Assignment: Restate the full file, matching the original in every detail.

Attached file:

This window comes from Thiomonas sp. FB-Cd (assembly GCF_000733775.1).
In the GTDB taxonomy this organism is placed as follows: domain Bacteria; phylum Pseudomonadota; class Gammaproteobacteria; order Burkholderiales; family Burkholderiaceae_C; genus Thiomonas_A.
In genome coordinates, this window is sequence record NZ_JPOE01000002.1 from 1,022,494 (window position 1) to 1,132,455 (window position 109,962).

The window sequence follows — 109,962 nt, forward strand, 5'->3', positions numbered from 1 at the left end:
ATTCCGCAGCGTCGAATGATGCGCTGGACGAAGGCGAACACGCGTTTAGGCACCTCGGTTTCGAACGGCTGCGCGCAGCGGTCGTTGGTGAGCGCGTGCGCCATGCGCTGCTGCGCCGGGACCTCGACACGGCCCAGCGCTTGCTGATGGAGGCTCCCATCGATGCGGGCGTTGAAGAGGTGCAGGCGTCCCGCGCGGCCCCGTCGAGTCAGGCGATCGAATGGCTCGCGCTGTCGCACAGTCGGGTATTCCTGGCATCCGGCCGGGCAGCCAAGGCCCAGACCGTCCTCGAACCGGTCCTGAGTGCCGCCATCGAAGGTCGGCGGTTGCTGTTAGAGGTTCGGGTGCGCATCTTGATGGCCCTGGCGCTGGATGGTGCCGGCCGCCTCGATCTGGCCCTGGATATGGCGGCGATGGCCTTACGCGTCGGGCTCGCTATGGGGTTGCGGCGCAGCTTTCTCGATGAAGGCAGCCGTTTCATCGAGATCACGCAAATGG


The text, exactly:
This window comes from Thiomonas sp. FB-Cd (assembly GCF_000733775.1).
In the GTDB taxonomy this organism is placed as follows: domain Bacteria; phylum Pseudomonadota; class Gammaproteobacteria; order Burkholderiales; family Burkholderiaceae_C; genus Thiomonas_A.
In genome coordinates, this window is sequence record NZ_JPOE01000002.1 from 1,022,494 (window position 1) to 1,132,455 (window position 109,962).

The window sequence follows — 109,962 nt, forward strand, 5'->3', positions numbered from 1 at the left end:
ATTCCGCAGCGTCGAATGATGCGCTGGACGAAGGCGAACACGCGTTTAGGCACCTCGGTTTCGAACGGCTGCGCGCAGCGGTCGTTGGTGAGCGCGTGCGCCATGCGCTGCTGCGCCGGGACCTCGACACGGCCCAGCGCTTGCTGATGGAGGCTCCCATCGATGCGGGCGTTGAAGAGGTGCAGGCGTCCCGCGCGGCCCCGTCGAGTCAGGCGATCGAATGGCTCGCGCTGTCGCACAGTCGGGTATTCCTGGCATCCGGCCGGGCAGCCAAGGCCCAGACCGTCCTCGAACCGGTCCTGAGTGCCGCCATCGAAGGTCGGCGGTTGCTGTTAGAGGTTCGGGTGCGCATCTTGATGGCCCTGGCGCTGGATGGTGCCGGCCGCCTCGATCTGGCCCTGGATATGGCGGCGATGGCCTTACGCGTCGGGCTCGCTATGGGGTTGCGGCGCAGCTTTCTCGATGAAGGCAGCCGTTTCATCGAGATCACGCAAATGG